Discrimination based off the concept of class has been making it rounds on the internet and local mainstream media. From the varying public responses to the Life Beyond Grades campaign a few weeks back to the most recent (and heartbreaking) coverage by CNA Insider that features young Singaporeans discussing the impact class disparity has on their lives; a lot of conversation, discussion and debate have been generated among Singaporeans from all walks of life. As a nation, it is clear that while our leadership and policies have led us to where we are today, these same policies designed by our leaders have created negative side-effects that all of us are paying for today.
At VanillaLaw LLC, we work with SMEs every day and as an SME ourselves, the recent conversation on class has reminded us of something that we face all the time – the discrimination that SMEs face here in Singapore. Don’t get us wrong, the discrimination is not obtuse, loud or offensive; it exists in the form of microaggressions that only those who are observant can pick up. When the firm first started, our founder Mark received certain choice comments from friends, family, peers and potential clients:
Some were innocent enough:
“You’re still so young and inexperienced.”
Some were a reflection of a certain generation of thinking:
“Why you start your own business? Was it hard to get a job somewhere?”
“How are you going to get business? Got enough clients or not?”
Some did not bother to mince any words:
“To tell you the truth, I am helping you. I could have gone to XXXXX law firm, but I want to give you an opportunity, you know? This case will help you become famous. So…do you think it is possible to do the case pro-bono or give me a discount?”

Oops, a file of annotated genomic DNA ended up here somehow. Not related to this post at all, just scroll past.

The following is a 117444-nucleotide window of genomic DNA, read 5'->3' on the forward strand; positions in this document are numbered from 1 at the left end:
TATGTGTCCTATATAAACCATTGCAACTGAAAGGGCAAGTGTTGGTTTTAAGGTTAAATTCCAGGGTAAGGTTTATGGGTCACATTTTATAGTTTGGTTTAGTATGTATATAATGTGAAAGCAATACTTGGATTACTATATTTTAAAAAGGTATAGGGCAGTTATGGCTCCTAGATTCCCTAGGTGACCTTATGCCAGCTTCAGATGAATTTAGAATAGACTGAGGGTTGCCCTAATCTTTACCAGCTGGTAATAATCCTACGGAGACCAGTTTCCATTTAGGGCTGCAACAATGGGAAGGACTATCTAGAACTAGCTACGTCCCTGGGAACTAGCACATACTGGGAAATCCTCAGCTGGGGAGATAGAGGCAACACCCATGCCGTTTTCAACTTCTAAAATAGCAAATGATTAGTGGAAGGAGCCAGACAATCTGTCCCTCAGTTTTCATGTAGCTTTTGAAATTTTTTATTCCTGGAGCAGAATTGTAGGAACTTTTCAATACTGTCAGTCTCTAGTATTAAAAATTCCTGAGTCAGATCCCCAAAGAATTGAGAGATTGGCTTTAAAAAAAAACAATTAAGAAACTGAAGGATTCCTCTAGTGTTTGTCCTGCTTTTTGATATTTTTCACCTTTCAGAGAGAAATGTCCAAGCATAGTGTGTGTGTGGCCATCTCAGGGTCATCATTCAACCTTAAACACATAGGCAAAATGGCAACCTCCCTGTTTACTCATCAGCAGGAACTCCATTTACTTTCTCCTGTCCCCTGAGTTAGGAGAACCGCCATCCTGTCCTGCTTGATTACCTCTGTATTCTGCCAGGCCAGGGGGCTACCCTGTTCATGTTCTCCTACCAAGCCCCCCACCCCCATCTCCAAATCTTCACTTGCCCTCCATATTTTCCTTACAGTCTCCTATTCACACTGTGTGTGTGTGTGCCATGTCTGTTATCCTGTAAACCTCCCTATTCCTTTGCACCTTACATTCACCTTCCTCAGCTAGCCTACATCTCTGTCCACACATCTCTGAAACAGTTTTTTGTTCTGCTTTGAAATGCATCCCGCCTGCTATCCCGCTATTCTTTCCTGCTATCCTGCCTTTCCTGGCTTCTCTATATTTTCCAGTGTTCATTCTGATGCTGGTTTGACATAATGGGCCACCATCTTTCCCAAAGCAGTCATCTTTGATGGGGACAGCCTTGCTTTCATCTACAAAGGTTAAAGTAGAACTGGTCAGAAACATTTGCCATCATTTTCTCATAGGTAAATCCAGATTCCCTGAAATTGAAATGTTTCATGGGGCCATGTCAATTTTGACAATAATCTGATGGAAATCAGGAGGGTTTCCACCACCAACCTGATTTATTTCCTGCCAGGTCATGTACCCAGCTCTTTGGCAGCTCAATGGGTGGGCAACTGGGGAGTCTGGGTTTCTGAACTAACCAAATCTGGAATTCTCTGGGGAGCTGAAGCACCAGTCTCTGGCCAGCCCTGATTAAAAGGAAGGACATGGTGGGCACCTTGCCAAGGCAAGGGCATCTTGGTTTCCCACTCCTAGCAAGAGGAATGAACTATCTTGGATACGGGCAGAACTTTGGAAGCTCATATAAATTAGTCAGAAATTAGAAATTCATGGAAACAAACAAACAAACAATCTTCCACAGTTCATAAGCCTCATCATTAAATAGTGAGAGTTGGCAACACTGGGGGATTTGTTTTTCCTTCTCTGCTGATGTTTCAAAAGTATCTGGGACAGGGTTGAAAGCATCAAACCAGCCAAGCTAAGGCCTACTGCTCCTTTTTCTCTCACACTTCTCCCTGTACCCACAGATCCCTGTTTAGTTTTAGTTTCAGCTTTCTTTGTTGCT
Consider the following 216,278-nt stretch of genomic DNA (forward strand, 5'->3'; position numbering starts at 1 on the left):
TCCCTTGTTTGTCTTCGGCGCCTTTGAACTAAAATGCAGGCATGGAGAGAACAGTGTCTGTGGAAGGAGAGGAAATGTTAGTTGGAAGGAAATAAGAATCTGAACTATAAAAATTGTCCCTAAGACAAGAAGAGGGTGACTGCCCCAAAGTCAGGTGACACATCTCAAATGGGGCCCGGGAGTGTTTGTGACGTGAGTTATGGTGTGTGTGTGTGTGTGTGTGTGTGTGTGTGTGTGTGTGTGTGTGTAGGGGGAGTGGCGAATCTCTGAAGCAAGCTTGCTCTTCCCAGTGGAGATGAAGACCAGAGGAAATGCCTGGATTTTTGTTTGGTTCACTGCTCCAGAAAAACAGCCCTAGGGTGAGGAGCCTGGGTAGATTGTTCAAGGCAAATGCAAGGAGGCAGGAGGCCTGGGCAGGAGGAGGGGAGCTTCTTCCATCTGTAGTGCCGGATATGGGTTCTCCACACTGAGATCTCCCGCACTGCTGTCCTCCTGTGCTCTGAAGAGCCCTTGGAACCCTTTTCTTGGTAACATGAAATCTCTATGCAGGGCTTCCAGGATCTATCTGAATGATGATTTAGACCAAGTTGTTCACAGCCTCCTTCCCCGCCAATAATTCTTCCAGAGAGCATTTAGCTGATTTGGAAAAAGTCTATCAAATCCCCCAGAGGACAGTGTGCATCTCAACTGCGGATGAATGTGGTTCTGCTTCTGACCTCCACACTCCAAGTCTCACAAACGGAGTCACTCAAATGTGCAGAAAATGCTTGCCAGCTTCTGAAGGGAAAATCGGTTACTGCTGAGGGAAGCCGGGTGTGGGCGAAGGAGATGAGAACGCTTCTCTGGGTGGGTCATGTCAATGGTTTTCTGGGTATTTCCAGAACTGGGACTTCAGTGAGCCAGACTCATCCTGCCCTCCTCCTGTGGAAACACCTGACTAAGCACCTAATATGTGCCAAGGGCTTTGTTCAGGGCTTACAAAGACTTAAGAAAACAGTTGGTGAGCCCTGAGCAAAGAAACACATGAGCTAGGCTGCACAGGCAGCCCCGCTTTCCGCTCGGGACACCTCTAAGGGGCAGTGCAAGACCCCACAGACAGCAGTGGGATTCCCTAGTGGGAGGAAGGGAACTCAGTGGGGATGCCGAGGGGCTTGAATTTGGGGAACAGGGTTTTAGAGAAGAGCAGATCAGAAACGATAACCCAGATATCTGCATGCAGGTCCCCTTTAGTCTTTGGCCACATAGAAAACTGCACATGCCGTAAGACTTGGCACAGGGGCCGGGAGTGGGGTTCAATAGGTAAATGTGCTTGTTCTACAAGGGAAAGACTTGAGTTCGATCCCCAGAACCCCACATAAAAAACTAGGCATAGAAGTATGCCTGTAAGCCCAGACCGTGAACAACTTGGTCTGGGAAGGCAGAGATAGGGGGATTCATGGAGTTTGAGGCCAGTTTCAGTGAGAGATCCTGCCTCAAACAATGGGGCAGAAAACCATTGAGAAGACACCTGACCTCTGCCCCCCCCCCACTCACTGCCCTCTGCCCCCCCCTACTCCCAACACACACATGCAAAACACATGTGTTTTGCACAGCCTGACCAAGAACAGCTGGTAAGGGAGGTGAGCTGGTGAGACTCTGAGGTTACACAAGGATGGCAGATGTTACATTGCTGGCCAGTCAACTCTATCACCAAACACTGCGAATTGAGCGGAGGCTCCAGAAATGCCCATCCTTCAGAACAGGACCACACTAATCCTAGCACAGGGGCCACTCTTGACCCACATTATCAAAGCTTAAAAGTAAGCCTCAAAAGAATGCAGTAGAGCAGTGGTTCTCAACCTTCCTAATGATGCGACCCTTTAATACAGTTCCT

Truth be told, these little comments/remarks are the result of snap judgments that have been fueled by pre-conceived notions that have been cemented in a specific era from the past. This was 25 years ago when we first started.
On the employment front, even till this day (albeit less often), this mindset persists. It surfaces during conversations with potential candidates, from administrative staff to legal associates. Very often, the priorities of these candidates are remuneration, ‘level of prestige’ and the possibility that our company would be a good ‘training ground’ or ‘stepping stone’ to bigger firms or multi-national companies. It is very rare to discover an individual who steps through our doors with the same like-mindedness of wanting to work in the SME sector.